Figure 10.11. You can direct Flash to publish in any folder you want. (Notice that the folders are now buttons to browse.)


I'm sure there are countless other tips for staging, many of which you'll learn (perhaps the hard way). In any event, I'll say it again: The time spent coming up with production time-saving tricks is usually worth the investment.

Multimode Applications

Although not specifically a staging issue, I think multimode applications fit well here. The idea of having multiple views on a single application is quite common despite multimode being a term I made up. A familiar example is when you want both a public view and an administrator view. The point is that you probably don't want to actually make two different applications (one for the admin and one for everyone else) but rather one application that adapts to perform appropriately depending on who the user is. Multiple files mean more maintenance and so on.

Here's a real example. When you visit my answering machine (, you can only view messages you left or those left by others who agreed to make them public. However, I wanted a way for me to view all the messages plus a way to change the outgoing message. Instead of creating two different versions of this app, I just made one multimode app. There's a single variable admin and it's set to true or false depending on whether I'm the one viewing the app.


How It Really Works

In case you're wondering, the approach I used on the answering machine is both simple and secure. I placed a different HTML file in a password-protected area of my web site (that is, a folder I protected using my ISP's administration toolsnot unlike traditional .htaccess and .htpasswd files). So the HTML page I use to launch the app is inaccessible to you, and it's slightly different in content. Specifically, is uses the FlashVars tag (covered in Chapter 6, "Basic Data Exchange") to set a variable called username to the secret password that I can't disclose here. Anyway, because I didn't want to store the correct or expected value for that variable in the Flash movie (because SWFs can easily be hacked), what I do is pass that variable to the Flash Communication Server when I connect. If the main.asc file receives the expected value in the onConnect() method, I trigger a function in the SWF that just sets the admin variable to true . Then throughout my app, there are several places where you're taken on a slightly different course if admin is true or if it's false . Okay, so my answering machine isn't used by international spies, but it was a good exercise nevertheless.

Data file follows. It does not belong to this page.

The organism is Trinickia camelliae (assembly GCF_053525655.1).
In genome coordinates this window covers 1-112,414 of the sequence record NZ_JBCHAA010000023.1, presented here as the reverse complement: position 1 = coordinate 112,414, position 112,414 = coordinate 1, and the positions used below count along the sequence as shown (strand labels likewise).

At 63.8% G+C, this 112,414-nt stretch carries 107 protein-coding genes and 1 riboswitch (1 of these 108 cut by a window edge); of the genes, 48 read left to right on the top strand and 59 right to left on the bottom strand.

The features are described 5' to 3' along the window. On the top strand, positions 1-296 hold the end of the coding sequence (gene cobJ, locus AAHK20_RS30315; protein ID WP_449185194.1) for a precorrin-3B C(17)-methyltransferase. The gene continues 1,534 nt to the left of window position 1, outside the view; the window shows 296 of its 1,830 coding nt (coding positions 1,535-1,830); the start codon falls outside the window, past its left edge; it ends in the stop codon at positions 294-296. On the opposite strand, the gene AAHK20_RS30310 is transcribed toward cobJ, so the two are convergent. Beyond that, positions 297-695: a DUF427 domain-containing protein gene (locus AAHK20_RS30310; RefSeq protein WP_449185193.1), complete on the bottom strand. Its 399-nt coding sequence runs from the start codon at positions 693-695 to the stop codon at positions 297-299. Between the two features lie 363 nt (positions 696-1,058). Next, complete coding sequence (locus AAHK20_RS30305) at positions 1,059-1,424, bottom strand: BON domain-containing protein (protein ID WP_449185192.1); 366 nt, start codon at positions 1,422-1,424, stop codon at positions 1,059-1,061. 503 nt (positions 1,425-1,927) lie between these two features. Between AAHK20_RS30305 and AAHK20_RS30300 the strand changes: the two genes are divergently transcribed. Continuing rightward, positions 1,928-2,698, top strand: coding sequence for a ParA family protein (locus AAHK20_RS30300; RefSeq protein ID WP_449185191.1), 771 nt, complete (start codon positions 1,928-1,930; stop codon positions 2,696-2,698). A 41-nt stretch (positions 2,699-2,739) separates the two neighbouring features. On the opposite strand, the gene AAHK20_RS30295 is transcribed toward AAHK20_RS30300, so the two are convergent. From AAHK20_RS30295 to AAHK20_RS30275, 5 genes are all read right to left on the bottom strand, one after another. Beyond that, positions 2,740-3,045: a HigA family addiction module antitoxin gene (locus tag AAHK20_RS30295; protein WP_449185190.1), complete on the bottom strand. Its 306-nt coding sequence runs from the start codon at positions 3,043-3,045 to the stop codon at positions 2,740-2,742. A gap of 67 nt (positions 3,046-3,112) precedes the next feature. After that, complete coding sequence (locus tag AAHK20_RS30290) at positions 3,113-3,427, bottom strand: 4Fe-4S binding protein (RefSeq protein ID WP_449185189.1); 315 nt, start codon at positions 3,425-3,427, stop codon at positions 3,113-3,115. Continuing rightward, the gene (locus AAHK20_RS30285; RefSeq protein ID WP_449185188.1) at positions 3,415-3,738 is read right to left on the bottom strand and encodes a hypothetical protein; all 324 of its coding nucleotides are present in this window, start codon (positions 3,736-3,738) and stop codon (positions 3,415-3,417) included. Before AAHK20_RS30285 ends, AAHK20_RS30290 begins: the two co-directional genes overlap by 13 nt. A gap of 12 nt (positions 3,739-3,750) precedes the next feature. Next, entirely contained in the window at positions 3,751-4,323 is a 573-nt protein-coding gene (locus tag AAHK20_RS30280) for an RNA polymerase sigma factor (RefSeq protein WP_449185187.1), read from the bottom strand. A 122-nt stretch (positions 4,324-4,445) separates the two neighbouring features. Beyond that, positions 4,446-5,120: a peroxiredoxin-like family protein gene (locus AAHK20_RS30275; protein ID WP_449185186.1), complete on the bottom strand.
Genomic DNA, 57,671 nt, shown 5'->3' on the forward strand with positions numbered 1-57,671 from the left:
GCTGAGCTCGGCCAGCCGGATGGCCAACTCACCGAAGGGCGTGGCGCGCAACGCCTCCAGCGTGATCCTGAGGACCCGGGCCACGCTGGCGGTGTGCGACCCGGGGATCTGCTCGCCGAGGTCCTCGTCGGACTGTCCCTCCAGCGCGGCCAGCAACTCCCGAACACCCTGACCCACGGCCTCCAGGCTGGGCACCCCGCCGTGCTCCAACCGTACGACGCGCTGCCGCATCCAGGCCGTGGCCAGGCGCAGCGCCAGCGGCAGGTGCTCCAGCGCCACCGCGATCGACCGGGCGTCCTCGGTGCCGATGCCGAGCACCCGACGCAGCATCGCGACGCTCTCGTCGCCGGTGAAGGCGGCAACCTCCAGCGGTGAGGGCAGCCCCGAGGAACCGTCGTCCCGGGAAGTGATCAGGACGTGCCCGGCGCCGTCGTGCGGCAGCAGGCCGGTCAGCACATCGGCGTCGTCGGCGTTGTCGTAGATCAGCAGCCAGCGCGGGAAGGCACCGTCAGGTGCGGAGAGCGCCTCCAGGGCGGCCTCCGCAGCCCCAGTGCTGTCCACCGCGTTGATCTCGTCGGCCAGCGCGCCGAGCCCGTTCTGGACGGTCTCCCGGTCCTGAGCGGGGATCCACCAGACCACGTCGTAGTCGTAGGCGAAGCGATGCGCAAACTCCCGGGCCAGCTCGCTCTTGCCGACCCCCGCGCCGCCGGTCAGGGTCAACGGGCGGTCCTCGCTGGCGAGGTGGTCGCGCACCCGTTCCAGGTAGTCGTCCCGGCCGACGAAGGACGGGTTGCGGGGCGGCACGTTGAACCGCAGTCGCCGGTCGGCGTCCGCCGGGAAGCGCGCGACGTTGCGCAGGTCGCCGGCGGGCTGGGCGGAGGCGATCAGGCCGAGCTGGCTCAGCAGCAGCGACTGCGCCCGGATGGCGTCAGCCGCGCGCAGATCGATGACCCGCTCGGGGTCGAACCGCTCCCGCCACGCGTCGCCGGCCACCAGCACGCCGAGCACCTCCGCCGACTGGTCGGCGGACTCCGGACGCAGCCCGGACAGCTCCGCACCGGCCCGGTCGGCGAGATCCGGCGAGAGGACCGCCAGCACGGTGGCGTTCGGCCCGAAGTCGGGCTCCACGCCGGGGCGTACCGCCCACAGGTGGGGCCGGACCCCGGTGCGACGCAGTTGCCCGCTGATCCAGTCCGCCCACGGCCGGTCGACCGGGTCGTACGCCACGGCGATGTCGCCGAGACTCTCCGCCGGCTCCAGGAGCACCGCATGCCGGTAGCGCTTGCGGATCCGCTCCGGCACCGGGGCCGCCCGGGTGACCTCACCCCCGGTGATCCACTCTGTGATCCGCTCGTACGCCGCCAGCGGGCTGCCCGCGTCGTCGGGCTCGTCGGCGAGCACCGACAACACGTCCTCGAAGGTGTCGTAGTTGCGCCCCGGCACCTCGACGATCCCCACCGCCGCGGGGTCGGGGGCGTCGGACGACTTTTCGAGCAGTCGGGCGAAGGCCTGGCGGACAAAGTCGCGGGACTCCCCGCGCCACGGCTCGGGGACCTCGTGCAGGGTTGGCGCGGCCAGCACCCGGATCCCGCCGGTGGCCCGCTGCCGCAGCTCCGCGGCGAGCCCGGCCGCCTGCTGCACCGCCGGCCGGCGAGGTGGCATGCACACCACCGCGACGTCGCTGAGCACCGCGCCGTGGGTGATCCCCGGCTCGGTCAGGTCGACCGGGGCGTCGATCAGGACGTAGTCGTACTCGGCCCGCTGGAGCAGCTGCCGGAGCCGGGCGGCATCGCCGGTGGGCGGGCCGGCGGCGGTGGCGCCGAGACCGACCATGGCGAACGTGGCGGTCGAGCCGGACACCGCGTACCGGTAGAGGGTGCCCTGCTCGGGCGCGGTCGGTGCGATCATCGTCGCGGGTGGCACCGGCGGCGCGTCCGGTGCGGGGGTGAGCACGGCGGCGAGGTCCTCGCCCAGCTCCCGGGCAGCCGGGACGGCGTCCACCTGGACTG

It's not that multimode applications have to be super sneaky or secure. You may just have the need to reveal or hide specific buttons that don't apply to the user's interests. That is, you don't have to protect one mode with a password as I did with the answering machine. The thing is, when you design your application so that code and data are well separated, adding a multimode feature becomes much easier. Although I suppose it's best to plan ahead for such a feature, it should be fairly easy to add later in a project.

Incidentally, the reason I put this discussion under staging is that many of the same basic techniques apply to both staging and multimode apps. For example, you may set up your application to run differently while testing locally than when on a server. That's similar to how the app might have to work differently in one mode or the other. You can think of staging/not staging as two modes in your app. Anyway, I don't mean to push the multimode concept on every app you build. When appropriate, however, it can really add some value to your project. Here are just a few examples of multimode features I've built in real projects: